Scientists from the the University of Birmingham found that compared to the general population, people with severe mental illness, including schizophrenia, have a higher death risk of heart disease.
The research is published in PLOS Medicine and was conducted by Amanda Lambert et al.
Previous research has identified higher incidence and mortality from cardiovascular disease in people with severe mental illness, but it was not known whether that association has changed over time.
In the study, the team reviewed 108 previous research papers including over 30 million participants, all aged 16 to 65 years of age at the start of a psychiatric disorder.
The team found that overall, the heart-related death risk for people with severe mental illness is about twice that of the general population.
People with schizophrenia are at greater risk than those with bipolar disorder, but the disparity exists across all types of severe mental illness and both cerebrovascular and cardiac mortality.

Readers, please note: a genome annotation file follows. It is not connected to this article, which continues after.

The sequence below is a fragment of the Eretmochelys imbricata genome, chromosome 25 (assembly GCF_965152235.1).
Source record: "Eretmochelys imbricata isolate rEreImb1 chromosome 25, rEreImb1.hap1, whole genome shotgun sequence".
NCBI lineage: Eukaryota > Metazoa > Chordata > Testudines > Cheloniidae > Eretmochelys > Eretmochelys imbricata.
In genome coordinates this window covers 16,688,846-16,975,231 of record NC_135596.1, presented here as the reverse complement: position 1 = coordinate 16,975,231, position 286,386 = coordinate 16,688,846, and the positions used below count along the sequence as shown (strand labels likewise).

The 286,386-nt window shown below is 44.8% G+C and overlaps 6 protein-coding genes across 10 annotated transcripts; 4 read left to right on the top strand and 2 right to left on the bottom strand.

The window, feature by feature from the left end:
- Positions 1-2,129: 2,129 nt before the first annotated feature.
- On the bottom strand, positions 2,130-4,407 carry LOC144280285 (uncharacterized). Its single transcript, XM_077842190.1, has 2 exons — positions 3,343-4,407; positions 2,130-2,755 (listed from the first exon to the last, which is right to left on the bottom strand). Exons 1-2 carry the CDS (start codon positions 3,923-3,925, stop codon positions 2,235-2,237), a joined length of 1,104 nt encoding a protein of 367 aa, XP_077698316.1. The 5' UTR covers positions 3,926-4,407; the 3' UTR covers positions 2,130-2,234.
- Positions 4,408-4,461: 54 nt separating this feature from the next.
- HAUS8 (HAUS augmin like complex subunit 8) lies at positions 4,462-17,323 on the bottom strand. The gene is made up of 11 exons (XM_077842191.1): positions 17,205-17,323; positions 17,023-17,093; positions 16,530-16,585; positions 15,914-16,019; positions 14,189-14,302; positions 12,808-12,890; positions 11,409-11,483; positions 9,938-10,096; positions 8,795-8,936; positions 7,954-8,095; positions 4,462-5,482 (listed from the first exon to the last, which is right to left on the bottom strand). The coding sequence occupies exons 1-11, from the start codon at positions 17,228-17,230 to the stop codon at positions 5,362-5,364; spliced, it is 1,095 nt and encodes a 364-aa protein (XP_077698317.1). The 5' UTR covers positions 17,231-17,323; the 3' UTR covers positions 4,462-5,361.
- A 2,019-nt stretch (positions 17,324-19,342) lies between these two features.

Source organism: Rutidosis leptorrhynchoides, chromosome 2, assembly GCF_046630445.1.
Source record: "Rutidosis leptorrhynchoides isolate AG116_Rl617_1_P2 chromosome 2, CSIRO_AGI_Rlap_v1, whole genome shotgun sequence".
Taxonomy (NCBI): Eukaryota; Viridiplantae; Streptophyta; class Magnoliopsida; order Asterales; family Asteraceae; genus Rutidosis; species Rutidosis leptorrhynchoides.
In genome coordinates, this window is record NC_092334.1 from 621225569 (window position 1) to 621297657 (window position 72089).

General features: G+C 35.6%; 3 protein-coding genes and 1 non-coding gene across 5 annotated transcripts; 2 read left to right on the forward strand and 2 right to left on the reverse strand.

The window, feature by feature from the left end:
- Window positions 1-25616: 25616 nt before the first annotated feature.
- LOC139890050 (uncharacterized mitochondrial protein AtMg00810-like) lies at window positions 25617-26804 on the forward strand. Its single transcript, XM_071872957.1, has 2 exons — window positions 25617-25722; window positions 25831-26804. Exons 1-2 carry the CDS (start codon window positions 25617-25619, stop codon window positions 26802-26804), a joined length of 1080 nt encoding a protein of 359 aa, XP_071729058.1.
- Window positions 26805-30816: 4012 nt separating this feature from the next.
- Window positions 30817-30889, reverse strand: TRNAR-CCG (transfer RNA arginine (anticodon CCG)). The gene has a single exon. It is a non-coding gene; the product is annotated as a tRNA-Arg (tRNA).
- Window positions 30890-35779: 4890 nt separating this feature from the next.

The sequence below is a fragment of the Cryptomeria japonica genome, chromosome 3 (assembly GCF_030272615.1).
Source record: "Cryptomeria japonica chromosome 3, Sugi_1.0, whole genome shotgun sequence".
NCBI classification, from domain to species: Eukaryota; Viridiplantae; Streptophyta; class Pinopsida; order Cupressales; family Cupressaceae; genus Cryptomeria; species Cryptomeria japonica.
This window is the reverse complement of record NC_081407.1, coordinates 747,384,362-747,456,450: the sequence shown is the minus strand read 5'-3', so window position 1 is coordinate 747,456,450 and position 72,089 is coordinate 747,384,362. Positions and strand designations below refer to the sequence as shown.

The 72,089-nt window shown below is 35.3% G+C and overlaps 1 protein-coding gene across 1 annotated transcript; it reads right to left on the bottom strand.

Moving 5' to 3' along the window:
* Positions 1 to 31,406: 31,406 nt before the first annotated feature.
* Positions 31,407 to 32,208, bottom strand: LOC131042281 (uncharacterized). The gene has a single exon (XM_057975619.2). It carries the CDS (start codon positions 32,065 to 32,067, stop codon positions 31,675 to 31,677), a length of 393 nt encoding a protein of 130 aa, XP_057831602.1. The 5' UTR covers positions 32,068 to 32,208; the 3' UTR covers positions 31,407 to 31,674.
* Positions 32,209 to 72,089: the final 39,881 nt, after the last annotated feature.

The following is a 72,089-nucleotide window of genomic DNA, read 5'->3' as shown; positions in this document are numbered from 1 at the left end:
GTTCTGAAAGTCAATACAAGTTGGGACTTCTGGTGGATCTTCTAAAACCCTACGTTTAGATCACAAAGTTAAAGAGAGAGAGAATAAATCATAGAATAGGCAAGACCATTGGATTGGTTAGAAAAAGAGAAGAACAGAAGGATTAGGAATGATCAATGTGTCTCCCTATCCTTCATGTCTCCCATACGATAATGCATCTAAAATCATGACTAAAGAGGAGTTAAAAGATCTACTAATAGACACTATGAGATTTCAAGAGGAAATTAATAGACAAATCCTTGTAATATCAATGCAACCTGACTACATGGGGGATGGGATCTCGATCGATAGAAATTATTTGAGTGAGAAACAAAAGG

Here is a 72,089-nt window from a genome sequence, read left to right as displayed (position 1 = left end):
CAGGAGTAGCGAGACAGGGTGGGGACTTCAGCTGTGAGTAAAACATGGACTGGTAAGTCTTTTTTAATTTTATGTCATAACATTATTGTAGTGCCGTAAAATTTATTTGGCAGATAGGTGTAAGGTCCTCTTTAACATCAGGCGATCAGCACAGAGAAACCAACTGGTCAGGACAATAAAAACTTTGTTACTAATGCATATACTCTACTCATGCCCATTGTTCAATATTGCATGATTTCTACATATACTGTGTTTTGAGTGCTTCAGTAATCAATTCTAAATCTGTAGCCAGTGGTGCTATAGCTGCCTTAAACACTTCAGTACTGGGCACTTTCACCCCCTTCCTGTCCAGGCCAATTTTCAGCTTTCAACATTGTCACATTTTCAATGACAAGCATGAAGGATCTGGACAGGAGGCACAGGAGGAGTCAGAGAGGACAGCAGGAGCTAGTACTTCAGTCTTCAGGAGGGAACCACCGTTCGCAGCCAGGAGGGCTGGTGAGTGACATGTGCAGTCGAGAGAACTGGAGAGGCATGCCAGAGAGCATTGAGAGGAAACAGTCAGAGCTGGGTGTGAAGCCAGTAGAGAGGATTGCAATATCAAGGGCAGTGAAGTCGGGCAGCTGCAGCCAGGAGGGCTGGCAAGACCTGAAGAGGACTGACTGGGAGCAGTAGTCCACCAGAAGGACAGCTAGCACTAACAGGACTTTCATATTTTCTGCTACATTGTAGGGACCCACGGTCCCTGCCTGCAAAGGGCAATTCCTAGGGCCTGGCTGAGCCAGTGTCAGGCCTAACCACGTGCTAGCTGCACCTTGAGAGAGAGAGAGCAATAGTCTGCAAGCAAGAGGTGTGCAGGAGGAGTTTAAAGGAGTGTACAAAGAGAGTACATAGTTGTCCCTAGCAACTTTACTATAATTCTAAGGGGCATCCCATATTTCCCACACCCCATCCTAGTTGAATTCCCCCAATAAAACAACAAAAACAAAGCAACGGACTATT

For both schizophrenia and bipolar disorder, the association with cardiovascular-related mortality grew stronger between the 1970s and the 2000s.
The findings confirmed a strong association between severe mental illness and heart disease which became stronger in the 1990s and 2000s.
The team says it was not possible to explore all possible confounders, such as smoking and obesity.
More research is needed to understand the reasons for the higher morbidity risk and to assess why it may have been worsening in recent decades.
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